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U.S. Federal Reserve Board Chairman Jerome Powell speaks during a news conference following a meeting of the Federal Open Market Committee (FOMC) at the headquarters of the Federal Reserve, July 27, 2022 in Washington, D.C.Photo by Drew Angerer/Getty Images

(LifeSiteNews) — A U.S. representative has called for Congress to ban and “criminalize” central bank digital currencies (CBDCs), condemning them as a “tool for coercion and control.”

The Federal Reserve is building the financial equivalent of the Death Star,” tweeted Rep. Warren Davidson (R-OH) on Sunday while posting a screenshot of an advertised “Sr. Crypto Architect” position to design CBDC technology with the Federal Reserve Bank of San Francisco.

“Central Bank Digital Currency (CBDC) corrupts money into a tool for coercion & control,” Davidson continued, adding, “Congress must swiftly ban then criminalize any effort to design, build, develop, test or establish a #CBDC.”

The congressman went on to quote from the job description, which suggested that the Federal Reserve’s Board of Governors, which oversees all twelve Federal Reserve banks in the U.S. and helps carry out U.S. monetary policy, may require the implementation of a CBDC.

“You will engage directly with management… and vendors to ensure the Federal Reserve is well-positioned to design, develop, and implement technology to support a CBDC as may be required by the Board of Governors,” reads the job listing posted to Indeed.

One Twitter user objected that “supporting a ban of CBDC’s is simply a lack of understanding of what they are and what they are supposed to be,” suggesting that ensuring “privacy” and other “consumer protection[s]” are enough to make CBDCs acceptable.

Davidson argued in response that “money should not be programmable by a central authority,” and should not require “permission” for peer-to-peer transactions.

Eswar Prasad, senior professor of trade policy at Cornell University, recently admitted during a World Economic Forum (WEF) summer meeting that CBDCs can be used by governments to control purchases, and confessed that he sees such power as a positive development.

“You could have, as I argue in my book, a potentially better — some might see it as a darker world — where the government decides that units of central bank money can be used to purchase some things but not other things that it deems less desirable, like say ammunition or drugs or pornography or something of the sort,” Prasad said. “And that is very powerful in terms of the use of a CBDC.”

The U.S. government has already declared it is pulling out all the stops to develop and issue a CBDC. Executive Order 14067, issued March 9, 2022, declared that the Biden administration “places the highest urgency on research and development efforts into the potential design and deployment options of a United States CBDC,” and called for an analysis of its “potential implications.”

While White House announcements do not indicate when such a CBDC would be developed and implemented, financial adviser Joe Brown is warning that the infrastructure for a U.S. CBDC is already being quietly developed in the form of a digital instant payments service called FedNow.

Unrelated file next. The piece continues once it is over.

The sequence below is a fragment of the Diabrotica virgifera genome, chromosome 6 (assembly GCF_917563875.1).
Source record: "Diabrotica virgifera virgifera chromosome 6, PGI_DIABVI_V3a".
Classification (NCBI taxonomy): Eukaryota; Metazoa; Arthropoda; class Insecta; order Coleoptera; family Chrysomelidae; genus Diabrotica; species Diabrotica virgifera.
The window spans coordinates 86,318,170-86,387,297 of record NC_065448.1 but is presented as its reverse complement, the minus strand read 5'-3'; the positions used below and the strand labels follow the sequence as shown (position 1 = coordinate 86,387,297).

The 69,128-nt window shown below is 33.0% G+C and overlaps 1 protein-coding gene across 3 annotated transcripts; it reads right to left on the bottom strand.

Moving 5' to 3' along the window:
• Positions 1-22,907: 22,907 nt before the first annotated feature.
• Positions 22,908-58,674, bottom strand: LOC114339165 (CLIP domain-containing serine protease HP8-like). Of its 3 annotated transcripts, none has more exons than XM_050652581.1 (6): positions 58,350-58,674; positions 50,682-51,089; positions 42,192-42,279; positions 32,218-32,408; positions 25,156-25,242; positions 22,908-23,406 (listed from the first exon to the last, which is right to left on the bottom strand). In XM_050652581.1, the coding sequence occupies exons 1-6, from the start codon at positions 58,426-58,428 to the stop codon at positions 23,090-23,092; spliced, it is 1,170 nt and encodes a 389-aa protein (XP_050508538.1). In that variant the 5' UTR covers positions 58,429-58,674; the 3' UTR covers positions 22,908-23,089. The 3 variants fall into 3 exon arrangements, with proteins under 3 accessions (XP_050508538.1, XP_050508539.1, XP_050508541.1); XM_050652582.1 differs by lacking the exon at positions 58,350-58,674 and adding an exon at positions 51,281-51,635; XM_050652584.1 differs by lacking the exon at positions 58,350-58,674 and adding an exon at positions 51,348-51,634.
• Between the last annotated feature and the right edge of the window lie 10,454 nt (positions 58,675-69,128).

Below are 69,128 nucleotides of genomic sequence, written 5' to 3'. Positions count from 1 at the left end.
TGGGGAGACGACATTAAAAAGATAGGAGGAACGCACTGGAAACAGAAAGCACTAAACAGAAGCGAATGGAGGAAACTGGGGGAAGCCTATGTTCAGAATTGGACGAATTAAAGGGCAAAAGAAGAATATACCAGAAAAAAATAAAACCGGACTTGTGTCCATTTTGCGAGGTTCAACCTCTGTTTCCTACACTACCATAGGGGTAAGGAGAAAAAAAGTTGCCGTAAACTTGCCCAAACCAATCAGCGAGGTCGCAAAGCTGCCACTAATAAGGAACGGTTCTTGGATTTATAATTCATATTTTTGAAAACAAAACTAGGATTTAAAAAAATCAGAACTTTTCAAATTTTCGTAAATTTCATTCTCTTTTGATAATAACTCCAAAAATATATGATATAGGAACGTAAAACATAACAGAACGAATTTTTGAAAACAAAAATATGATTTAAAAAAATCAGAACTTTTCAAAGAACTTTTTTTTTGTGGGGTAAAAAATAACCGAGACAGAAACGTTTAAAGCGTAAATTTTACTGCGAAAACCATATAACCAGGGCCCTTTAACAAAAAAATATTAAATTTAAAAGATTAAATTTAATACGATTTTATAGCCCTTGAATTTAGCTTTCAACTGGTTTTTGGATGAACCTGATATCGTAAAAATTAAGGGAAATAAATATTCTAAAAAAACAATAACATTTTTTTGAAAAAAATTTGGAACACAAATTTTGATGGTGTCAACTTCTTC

On March 15, the Federal Reserve announced that FedNow would launch in July 2023. FedNow allows “24/7 settlement… that happens instantly from bank to bank.”

“This infrastructure bypasses a lot of the need for the current banking infrastructure, which is the purpose of a central bank digital currency,” Brown explained on his video blog, arguing that FedNow paves the way for a CBDC by having everyone “open an account directly with the Federal Reserve, the central bank…”

“This transforms the purpose of the entire banking system really into infrastructure for the CBDC,” continued Brown, noting that it would “centralize everything under one roof.”

“And once that system is built, once all the kinks are worked out of the system… then they will have the foundation in place to build the Gen 2, the Version 2 CBDC on top of it. The only thing that would be left to do would be to have everybody open an account directly with the Fed.”

Congressional efforts to ban a CBDC have been recently launched by U.S. House Majority Whip Tom Emmer (R-MN) and Sen. Ted Cruz. 

In February, Emmer introduced the CBDC Anti-Surveillance State Act, co-sponsored by Davidson and other Republicans, to “halt efforts” of D.C. officials to issue a CBDC that “strips Americans of their right to financial privacy.”

The majority whip warned on March 9 at the Cato Institute, a D.C.-based libertarian think tank, that the idea of a CBDC as “government-controlled programmable money” that can be  “easily weaponized into a surveillance tool” is gaining traction within sectors of power in the country.

Commenting on the legislation proposed by Emmer, Rep. French Hill (AR-R) pointed out that the federal government does not have the authority to issue a CBDC “without explicit Congressional approval.”

Cruz emphasized this point in legislation he introduced in March to ban a CBDC, similar to Emmer’s.

However, U.S. Federal Reserve Chairman Jerome Powell has suggested there could be an attempt to circumvent such congressional authorization, stating that “ideally” a law would be passed to authorize a CBDC “rather than us trying to interpret our law to enable this.”

Florida Governor Ron DeSantis has publicly corrected Powell’s statement, pointing out that congressional approval is not just “ideal,” but necessary.

DeSantis has pledged to ban CBDCs if elected president.